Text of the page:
- Page 1Panasonic Lumix DMC-FS7
- Page 2 Panasonic Lumix DMC-FS7
- Page 3 Panasonic Lumix DMC-FS7
- Page 4 Features Table
- Page 5 Test Shots – ISO Performance
- Page 6 Test Shots – Detail and Lens Performance
- Page 7 Test Shots – Exposure Evaluation
The FS7’s overall performance is good, although not spectacularly so. It starts up in a little over two seconds, and shuts down again in about the same, which is about average for a camera in this class. Shot-to-shot time in single shot mode and maximum picture quality is two seconds, which is also about average, but in continuous shooting mode it can manage an average of 1.35 shots per second, which is pretty quick. It also has a three-shot burst mode which is faster still at 2fps.
The autofocus system is very good, finding focus quickly and accurately in almost all lighting conditions. Low light performance is excellent, with a good AF assist lamp helping it to focus even in total darkness to a range of several metres. The only time it has a bit of a problem is when trying to focus in low light at maximum zoom, although to be fair most cameras have difficulty focusing under those conditions. At least the FS7 lets you know quickly if it can’t focus, and puts itself into a pan-focus mode, so even unfocused shots should be acceptably sharp.
Overall image quality is also excellent. Exposure and colour reproduction are spot on, and auto white balance is reliably accurate. The lens is superb, with excellent sharpness even in the corners of the frame, and there is virtually no distortion at any focal length. The level of detail is about average for a good 10MP camera, and the low compression at the higher image quality setting preserves it well, with no artefacts. Average file size is around 4.5MB, and a 1GB memory card provides enough space for approximately 200 shots.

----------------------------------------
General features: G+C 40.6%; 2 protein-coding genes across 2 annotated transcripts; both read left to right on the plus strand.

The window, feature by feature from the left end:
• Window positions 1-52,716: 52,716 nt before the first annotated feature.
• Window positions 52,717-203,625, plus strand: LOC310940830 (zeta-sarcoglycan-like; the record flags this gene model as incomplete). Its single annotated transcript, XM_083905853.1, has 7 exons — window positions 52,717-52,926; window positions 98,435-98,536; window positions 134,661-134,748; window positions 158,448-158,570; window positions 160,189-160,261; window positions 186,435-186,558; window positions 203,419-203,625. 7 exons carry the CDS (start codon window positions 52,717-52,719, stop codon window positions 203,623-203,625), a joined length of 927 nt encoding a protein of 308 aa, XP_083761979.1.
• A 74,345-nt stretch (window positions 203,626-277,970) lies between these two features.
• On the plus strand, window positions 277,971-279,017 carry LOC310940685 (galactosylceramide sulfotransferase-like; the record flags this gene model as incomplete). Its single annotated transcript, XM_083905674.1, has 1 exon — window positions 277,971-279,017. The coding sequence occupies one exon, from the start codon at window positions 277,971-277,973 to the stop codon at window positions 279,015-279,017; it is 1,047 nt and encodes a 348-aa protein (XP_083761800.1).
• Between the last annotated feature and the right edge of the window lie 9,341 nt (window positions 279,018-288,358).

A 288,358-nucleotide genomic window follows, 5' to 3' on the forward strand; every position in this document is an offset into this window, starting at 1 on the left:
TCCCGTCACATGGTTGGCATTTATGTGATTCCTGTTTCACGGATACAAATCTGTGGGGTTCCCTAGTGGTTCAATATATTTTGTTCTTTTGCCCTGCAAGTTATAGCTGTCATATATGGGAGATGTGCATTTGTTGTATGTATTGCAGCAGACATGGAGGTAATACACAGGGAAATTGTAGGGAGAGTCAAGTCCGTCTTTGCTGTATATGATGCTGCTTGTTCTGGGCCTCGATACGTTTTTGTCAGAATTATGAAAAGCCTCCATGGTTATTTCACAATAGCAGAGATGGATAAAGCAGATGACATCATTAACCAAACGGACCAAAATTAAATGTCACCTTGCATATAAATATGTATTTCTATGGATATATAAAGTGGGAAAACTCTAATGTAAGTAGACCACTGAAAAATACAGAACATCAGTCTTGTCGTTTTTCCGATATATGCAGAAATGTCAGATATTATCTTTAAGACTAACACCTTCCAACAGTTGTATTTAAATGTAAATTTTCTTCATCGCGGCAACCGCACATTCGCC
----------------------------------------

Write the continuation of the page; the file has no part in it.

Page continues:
I’ve seen a couple of previews of this camera which complained about image noise at higher ISO settings, but I can only surmise that these must have been based on a pre-production sample, because I found no such problem. On the contrary, the FS7 has outstanding noise control, producing extremely high quality results up to 800 ISO. At 1600 ISO there is some loss of detail due to noise reduction, but exposure and colour balance remain accurate at all ISO settings.
Panasonic has a well-earned reputation for making very good but very expensive high-performance compacts, but with the FS7 it has proven that it can bring the same level of quality to the mid-price market. It offers superb build quality, stylish and ergonomic design, ease of use and acceptably quick performance, combined with excellent image quality. If you are looking for a sub-£200 ultra-compact, then the Panasonic Lumix DMC-FS7 should be near the top of your shortlist.